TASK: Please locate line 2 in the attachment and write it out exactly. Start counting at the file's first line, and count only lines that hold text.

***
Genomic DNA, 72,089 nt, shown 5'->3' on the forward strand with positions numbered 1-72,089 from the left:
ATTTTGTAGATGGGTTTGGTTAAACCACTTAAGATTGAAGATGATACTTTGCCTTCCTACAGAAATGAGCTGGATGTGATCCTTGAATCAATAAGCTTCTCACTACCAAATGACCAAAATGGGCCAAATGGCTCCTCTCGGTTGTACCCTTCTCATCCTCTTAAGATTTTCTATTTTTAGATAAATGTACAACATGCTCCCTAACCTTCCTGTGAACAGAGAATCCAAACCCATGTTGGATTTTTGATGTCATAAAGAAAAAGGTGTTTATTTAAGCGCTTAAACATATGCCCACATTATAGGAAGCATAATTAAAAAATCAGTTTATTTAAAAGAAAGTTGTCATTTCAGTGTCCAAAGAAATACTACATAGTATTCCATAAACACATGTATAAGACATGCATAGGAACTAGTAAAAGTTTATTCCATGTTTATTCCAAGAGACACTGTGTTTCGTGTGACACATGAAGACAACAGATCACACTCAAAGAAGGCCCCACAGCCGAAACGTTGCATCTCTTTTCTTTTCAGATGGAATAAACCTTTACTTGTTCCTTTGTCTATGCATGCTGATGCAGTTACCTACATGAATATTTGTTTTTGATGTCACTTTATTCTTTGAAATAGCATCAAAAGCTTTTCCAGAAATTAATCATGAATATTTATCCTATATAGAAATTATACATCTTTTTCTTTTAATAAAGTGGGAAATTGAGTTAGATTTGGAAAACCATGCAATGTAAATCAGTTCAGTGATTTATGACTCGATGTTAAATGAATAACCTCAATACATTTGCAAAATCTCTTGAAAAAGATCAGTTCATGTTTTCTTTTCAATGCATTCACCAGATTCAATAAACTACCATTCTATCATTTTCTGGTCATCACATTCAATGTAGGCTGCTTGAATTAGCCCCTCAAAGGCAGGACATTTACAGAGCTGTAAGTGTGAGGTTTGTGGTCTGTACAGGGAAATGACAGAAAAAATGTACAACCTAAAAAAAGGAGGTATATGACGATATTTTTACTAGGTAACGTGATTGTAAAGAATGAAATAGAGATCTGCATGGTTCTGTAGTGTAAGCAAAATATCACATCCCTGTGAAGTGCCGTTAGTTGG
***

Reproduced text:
ATTTTGTAGATGGGTTTGGTTAAACCACTTAAGATTGAAGATGATACTTTGCCTTCCTACAGAAATGAGCTGGATGTGATCCTTGAATCAATAAGCTTCTCACTACCAAATGACCAAAATGGGCCAAATGGCTCCTCTCGGTTGTACCCTTCTCATCCTCTTAAGATTTTCTATTTTTAGATAAATGTACAACATGCTCCCTAACCTTCCTGTGAACAGAGAATCCAAACCCATGTTGGATTTTTGATGTCATAAAGAAAAAGGTGTTTATTTAAGCGCTTAAACATATGCCCACATTATAGGAAGCATAATTAAAAAATCAGTTTATTTAAAAGAAAGTTGTCATTTCAGTGTCCAAAGAAATACTACATAGTATTCCATAAACACATGTATAAGACATGCATAGGAACTAGTAAAAGTTTATTCCATGTTTATTCCAAGAGACACTGTGTTTCGTGTGACACATGAAGACAACAGATCACACTCAAAGAAGGCCCCACAGCCGAAACGTTGCATCTCTTTTCTTTTCAGATGGAATAAACCTTTACTTGTTCCTTTGTCTATGCATGCTGATGCAGTTACCTACATGAATATTTGTTTTTGATGTCACTTTATTCTTTGAAATAGCATCAAAAGCTTTTCCAGAAATTAATCATGAATATTTATCCTATATAGAAATTATACATCTTTTTCTTTTAATAAAGTGGGAAATTGAGTTAGATTTGGAAAACCATGCAATGTAAATCAGTTCAGTGATTTATGACTCGATGTTAAATGAATAACCTCAATACATTTGCAAAATCTCTTGAAAAAGATCAGTTCATGTTTTCTTTTCAATGCATTCACCAGATTCAATAAACTACCATTCTATCATTTTCTGGTCATCACATTCAATGTAGGCTGCTTGAATTAGCCCCTCAAAGGCAGGACATTTACAGAGCTGTAAGTGTGAGGTTTGTGGTCTGTACAGGGAAATGACAGAAAAAATGTACAACCTAAAAAAAGGAGGTATATGACGATATTTTTACTAGGTAACGTGATTGTAAAGAATGAAATAGAGATCTGCATGGTTCTGTAGTGTAAGCAAAATATCACATCCCTGTGAAGTGCCGTTAGTTGG